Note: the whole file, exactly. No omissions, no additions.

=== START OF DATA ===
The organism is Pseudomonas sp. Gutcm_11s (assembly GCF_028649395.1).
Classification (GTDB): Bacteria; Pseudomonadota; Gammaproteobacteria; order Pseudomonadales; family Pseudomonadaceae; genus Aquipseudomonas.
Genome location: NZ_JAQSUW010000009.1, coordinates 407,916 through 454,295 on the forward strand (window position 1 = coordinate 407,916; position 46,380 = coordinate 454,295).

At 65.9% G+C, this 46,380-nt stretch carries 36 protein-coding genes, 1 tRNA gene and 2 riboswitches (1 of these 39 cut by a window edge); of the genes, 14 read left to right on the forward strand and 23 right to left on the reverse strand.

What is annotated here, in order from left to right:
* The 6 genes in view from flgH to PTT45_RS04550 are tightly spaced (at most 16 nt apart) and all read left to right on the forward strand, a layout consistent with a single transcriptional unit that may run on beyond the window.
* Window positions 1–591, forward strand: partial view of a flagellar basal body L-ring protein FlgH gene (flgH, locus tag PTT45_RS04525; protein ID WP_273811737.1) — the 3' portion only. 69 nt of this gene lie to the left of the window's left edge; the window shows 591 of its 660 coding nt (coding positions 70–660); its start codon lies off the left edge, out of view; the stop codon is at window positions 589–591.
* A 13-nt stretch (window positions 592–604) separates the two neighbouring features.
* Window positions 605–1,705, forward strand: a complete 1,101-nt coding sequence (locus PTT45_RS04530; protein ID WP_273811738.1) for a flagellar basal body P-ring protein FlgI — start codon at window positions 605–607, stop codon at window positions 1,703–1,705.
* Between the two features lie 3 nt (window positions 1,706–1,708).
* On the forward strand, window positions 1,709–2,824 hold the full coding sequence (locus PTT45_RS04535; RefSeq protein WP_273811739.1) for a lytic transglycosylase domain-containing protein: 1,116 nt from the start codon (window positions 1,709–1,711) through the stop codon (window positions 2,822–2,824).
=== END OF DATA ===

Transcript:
The organism is Pseudomonas sp. Gutcm_11s (assembly GCF_028649395.1).
Classification (GTDB): Bacteria; Pseudomonadota; Gammaproteobacteria; order Pseudomonadales; family Pseudomonadaceae; genus Aquipseudomonas.
Genome location: NZ_JAQSUW010000009.1, coordinates 407,916 through 454,295 on the forward strand (window position 1 = coordinate 407,916; position 46,380 = coordinate 454,295).

At 65.9% G+C, this 46,380-nt stretch carries 36 protein-coding genes, 1 tRNA gene and 2 riboswitches (1 of these 39 cut by a window edge); of the genes, 14 read left to right on the forward strand and 23 right to left on the reverse strand.

What is annotated here, in order from left to right:
* The 6 genes in view from flgH to PTT45_RS04550 are tightly spaced (at most 16 nt apart) and all read left to right on the forward strand, a layout consistent with a single transcriptional unit that may run on beyond the window.
* Window positions 1–591, forward strand: partial view of a flagellar basal body L-ring protein FlgH gene (flgH, locus tag PTT45_RS04525; protein ID WP_273811737.1) — the 3' portion only. 69 nt of this gene lie to the left of the window's left edge; the window shows 591 of its 660 coding nt (coding positions 70–660); its start codon lies off the left edge, out of view; the stop codon is at window positions 589–591.
* A 13-nt stretch (window positions 592–604) separates the two neighbouring features.
* Window positions 605–1,705, forward strand: a complete 1,101-nt coding sequence (locus PTT45_RS04530; protein ID WP_273811738.1) for a flagellar basal body P-ring protein FlgI — start codon at window positions 605–607, stop codon at window positions 1,703–1,705.
* Between the two features lie 3 nt (window positions 1,706–1,708).
* On the forward strand, window positions 1,709–2,824 hold the full coding sequence (locus PTT45_RS04535; RefSeq protein WP_273811739.1) for a lytic transglycosylase domain-containing protein: 1,116 nt from the start codon (window positions 1,709–1,711) through the stop codon (window positions 2,822–2,824).